The 2017 Texas state water plan projects total supply deficits of 4.8 and 8.9 million acre-feet under drought-of-record conditions by the year 2020 and 2070, respectively, driven by a growing population concurrent with declining available water supplies. Reductions in groundwater supply account for 95% of anticipated declines in total water supply. Meanwhile, restrictive groundwater management plans may be creating a regulation-induced shortage of groundwater in Texas, given the significant groundwater storage volumes that are unutilized under many management plans. However, these estimates do not account for many of the physical and none of the economic constraints to groundwater recoverability. We report an analysis of groundwater extraction feasibility and simulate maximum economically recoverable storage for conditions representative of the central section of the Carrizo-Wilcox Aquifer under economic constraints associated with agricultural uses. Two key limitations are applied to simulate recoverability: (1) the value of water pumped relative to pumping costs and (2) the capacity of the aquifer and well to meet demand. Our results indicate that these constraints may limit certain uses to as little as 1% of current groundwater availability estimates. We suggest that Texas groundwater managers, stakeholders, and policymakers assessing groundwater availability need an alternate approach for estimating recoverability.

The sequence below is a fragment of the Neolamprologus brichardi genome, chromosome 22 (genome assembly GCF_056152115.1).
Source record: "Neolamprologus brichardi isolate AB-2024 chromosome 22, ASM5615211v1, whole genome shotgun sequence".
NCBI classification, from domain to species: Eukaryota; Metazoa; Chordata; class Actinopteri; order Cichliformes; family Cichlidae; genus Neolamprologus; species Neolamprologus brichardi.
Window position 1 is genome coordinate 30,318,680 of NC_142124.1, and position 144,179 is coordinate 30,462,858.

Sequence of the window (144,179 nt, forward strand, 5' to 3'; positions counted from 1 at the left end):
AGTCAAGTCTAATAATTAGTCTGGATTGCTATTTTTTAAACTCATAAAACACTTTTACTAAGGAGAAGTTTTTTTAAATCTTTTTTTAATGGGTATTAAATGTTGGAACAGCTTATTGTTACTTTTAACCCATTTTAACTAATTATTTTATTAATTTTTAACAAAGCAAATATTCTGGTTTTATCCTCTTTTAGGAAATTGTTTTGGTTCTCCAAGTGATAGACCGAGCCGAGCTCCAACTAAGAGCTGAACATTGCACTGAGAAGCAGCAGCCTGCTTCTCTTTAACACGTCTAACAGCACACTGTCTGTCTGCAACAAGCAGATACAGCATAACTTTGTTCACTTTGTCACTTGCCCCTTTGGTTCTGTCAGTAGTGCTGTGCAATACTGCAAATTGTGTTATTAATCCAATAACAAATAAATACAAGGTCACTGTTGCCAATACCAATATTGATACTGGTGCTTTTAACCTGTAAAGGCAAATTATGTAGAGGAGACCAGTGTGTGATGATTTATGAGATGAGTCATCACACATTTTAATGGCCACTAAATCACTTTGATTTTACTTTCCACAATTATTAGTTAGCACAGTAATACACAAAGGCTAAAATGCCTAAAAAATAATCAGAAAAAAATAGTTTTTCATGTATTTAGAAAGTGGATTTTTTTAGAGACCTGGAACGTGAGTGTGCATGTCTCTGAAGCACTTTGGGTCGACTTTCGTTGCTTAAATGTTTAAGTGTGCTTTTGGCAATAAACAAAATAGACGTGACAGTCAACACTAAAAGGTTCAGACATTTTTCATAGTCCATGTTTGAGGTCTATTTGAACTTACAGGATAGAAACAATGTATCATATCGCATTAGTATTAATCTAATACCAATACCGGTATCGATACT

© 2020 Justin C. Thompson, Charles W. Kreitler, and Michael H. Young. This work is licensed under the Creative Commons Attribution 4.0 International License. To view a copy of this license, visit https://creativecommons.org/licenses/by/4.0/.Download PDF